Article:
“Did you read the part in the book where the guy breaks his neck? It was awesome!”
Boyhood friends are like no other. The colors of our childhood are usually provided by our friends, and our friendship was no different. Brad and I lived about two and a half miles apart, down the two biggest hills on our side of the county. During the summer, and after school, we would be going back and forth several times a day, trips that today are unimaginable. Who would send their kid the next town over, just to play with a friend? and not worry about them? North Road was gravel at the time. Half of the houses on Reese Road hadn’t been built.
Brad was my first friend who was also a Yellow Jacket fan. That was the first thing I told my parents about him; “He like Tech!” There’s a few more today, but not many. As twelve and thirteen old friends, we had a lot of firsts; I borrowed my first Playboy, with which he responded by sneaking out his older brother’s Penthouse. Once, I took my dad’s pistol. While we were trying to load it, the cylinder fell out, losing a tiny part. Brad, Daddy just replaced it a few years ago. When we spent the night with each other, he was the first person I snuck outside with. One of us discovered you could sling a bicycle chain down the road, and it would throw up an amazing display of sparks.
Brad and I were the first ones to spend the night in Jack & Elaine’s house, where they live now. It wasn’t even finished; just dried in. We were terrified. Because it was his house, he had his BB gun, but all I had was a wooden baseball bat. I amused us to no end by calling it a “Slouieville Lugger”, early on, and the name for the bat stuck.
Another first occurred during another sleepover after their house was completed. I’ve always had active dreams; even now, I sometimes thrash about. I’m never hit my wife, for any reason, but I sure have pummeled her in my sleep. Several times. I had spent the night with Brad, and we had both fallen asleep in his bed. In my sleep, I reached over, and grabbed a handful of Brad’s rear end. So his was the first piece of ass I ever grabbed. I woke up, realizing what I’d done, and was mortified. So I’m lying there, hoping he’s asleep, and I mutter to myself “What the hell was that?” Beside me, in the dark, Brad says, “I don’t know!”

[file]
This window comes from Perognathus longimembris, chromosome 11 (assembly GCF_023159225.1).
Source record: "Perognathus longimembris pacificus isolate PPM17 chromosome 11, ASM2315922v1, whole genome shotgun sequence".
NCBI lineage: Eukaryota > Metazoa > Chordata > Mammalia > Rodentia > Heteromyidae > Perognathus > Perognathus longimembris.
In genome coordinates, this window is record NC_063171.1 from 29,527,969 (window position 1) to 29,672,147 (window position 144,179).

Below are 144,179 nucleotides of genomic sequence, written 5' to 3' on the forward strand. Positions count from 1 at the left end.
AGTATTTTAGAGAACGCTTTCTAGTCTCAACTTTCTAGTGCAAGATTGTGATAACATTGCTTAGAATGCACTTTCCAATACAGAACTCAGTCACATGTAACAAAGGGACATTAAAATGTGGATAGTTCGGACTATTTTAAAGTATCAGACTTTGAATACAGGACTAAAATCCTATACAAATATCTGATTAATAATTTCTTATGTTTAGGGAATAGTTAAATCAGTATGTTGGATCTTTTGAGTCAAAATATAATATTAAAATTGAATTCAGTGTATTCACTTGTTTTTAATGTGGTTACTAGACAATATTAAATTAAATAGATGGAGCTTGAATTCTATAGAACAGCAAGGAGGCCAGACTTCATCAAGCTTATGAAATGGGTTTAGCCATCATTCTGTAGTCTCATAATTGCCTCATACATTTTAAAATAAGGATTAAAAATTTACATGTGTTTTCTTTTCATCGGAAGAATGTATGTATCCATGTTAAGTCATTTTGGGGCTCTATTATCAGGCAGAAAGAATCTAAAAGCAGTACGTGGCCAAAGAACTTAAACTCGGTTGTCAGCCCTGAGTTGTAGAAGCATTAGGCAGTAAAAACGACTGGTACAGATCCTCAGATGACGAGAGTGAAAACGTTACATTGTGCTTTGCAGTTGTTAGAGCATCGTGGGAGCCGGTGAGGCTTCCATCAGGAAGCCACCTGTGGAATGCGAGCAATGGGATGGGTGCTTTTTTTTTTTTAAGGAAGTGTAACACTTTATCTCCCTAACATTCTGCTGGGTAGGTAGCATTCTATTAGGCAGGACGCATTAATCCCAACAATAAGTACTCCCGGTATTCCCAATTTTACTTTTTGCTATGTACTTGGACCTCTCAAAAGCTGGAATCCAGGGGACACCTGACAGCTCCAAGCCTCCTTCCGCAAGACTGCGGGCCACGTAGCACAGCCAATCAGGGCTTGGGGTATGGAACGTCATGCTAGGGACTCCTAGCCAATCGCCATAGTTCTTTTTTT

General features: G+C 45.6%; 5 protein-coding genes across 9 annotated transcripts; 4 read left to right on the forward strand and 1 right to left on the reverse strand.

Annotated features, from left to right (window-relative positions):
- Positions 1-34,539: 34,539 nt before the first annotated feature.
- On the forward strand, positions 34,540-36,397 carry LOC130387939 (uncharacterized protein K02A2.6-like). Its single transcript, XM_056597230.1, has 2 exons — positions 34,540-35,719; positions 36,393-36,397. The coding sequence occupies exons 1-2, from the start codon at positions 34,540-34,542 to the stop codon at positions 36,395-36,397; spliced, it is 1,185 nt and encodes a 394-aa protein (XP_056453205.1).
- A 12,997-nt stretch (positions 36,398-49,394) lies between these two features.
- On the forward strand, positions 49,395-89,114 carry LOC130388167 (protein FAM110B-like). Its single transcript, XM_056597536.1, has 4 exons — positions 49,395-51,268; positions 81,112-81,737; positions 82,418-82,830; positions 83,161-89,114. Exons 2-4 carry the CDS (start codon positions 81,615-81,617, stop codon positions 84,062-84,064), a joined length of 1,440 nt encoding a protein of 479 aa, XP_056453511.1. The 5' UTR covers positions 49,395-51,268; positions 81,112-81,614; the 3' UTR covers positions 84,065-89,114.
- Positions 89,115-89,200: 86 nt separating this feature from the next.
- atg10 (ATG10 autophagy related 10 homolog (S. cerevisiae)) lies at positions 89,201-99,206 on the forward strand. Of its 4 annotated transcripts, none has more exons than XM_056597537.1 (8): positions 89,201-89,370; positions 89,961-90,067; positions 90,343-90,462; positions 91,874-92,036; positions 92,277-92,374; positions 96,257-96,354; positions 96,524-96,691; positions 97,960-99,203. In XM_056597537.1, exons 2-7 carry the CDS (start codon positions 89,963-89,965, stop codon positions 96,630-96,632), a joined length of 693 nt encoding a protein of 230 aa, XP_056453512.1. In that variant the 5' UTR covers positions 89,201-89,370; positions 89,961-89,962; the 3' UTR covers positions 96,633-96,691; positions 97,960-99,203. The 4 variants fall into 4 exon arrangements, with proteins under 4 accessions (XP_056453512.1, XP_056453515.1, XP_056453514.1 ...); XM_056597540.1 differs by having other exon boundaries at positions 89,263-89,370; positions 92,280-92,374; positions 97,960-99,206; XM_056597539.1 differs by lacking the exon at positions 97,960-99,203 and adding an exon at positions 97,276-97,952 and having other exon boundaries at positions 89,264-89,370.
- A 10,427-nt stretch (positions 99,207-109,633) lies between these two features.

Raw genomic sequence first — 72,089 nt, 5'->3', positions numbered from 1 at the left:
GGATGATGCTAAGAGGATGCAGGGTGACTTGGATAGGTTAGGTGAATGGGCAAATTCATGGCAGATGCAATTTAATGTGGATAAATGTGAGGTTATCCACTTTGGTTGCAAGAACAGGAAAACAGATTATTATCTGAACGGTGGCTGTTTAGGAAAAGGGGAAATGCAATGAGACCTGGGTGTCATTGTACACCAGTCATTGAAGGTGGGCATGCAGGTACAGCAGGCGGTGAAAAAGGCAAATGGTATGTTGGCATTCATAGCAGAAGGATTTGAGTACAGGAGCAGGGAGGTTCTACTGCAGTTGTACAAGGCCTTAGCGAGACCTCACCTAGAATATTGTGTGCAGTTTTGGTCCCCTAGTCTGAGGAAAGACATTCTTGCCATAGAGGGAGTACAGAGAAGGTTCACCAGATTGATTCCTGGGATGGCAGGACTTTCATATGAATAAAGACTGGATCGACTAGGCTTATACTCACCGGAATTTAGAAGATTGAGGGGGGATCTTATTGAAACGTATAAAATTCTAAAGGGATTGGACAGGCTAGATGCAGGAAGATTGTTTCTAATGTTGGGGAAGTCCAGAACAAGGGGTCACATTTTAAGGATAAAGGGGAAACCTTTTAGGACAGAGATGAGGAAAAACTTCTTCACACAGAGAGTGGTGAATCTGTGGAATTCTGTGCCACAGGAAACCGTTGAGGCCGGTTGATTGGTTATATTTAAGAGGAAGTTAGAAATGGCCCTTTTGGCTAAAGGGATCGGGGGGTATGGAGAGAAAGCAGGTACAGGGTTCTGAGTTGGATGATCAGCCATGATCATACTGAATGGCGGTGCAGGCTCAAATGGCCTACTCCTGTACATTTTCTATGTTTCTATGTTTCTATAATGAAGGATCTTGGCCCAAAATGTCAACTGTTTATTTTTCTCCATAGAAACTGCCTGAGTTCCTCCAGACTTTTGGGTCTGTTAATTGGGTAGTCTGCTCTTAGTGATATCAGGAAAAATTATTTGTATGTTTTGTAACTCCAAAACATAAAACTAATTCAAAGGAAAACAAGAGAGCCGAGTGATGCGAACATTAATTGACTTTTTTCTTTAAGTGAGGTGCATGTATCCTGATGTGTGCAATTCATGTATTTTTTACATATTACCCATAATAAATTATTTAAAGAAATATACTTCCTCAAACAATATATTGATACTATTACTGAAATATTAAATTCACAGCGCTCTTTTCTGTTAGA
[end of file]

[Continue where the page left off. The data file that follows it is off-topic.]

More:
Brad was the first one to introduce me to MAD! magazine. I didn’t get all of the jokes, but he thought they were pretty funny.
Brad was the first person to take me to the Georgia Dome. (Did you know it had a top?) I can’t remember for what, but it may have been on the way to one of my first Georgia Tech spring games.
Brad was there the first time I threw a firecracker at my brother, and the first to build bombs with me. We’d cut the powder out of shotgun shells, and make stuff go boom. I think Brad was the first person I shot with a BB gun. He was the first person to take me turtle hunting, out on Lake Jade. Lake Jade was also another the site of another first; Brad and I went out on a boat with his brother, and that’s where I drank my first beer. I also picked off my first leech from that lake, also in Brad’s company.